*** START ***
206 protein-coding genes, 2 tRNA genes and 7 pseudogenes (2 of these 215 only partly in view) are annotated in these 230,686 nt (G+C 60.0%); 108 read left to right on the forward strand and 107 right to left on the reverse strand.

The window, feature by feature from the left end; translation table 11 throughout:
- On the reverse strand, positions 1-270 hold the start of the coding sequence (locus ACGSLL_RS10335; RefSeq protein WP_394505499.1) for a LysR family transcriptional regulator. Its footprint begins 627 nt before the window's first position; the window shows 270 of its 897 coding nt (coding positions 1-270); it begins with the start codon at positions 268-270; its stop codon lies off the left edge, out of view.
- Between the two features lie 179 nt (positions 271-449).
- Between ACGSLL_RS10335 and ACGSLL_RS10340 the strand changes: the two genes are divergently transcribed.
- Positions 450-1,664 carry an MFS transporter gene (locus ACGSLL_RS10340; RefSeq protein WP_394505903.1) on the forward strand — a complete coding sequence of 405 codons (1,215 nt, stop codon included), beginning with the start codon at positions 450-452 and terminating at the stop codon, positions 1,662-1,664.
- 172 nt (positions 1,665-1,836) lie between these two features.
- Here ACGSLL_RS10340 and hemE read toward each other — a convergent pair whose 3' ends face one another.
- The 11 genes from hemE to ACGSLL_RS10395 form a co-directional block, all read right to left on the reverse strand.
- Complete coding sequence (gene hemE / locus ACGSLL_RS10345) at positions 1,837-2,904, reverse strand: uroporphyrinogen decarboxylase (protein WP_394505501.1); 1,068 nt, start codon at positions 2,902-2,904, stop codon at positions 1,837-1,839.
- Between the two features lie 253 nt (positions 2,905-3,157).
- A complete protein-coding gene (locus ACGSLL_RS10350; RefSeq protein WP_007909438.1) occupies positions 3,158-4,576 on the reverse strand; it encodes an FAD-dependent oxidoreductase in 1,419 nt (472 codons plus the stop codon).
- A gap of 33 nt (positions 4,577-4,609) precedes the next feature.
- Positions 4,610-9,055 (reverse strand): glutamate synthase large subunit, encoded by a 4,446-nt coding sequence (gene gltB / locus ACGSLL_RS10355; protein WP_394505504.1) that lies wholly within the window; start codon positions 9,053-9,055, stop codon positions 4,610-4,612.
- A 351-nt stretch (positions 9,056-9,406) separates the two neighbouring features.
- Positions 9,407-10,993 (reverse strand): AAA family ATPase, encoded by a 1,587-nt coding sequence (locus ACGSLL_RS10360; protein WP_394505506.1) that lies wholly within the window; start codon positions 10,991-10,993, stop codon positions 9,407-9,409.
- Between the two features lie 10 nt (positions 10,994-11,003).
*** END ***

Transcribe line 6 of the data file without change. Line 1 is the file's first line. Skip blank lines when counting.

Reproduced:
- Positions 450-1,664 carry an MFS transporter gene (locus ACGSLL_RS10340; RefSeq protein WP_394505903.1) on the forward strand — a complete coding sequence of 405 codons (1,215 nt, stop codon included), beginning with the start codon at positions 450-452 and terminating at the stop codon, positions 1,662-1,664.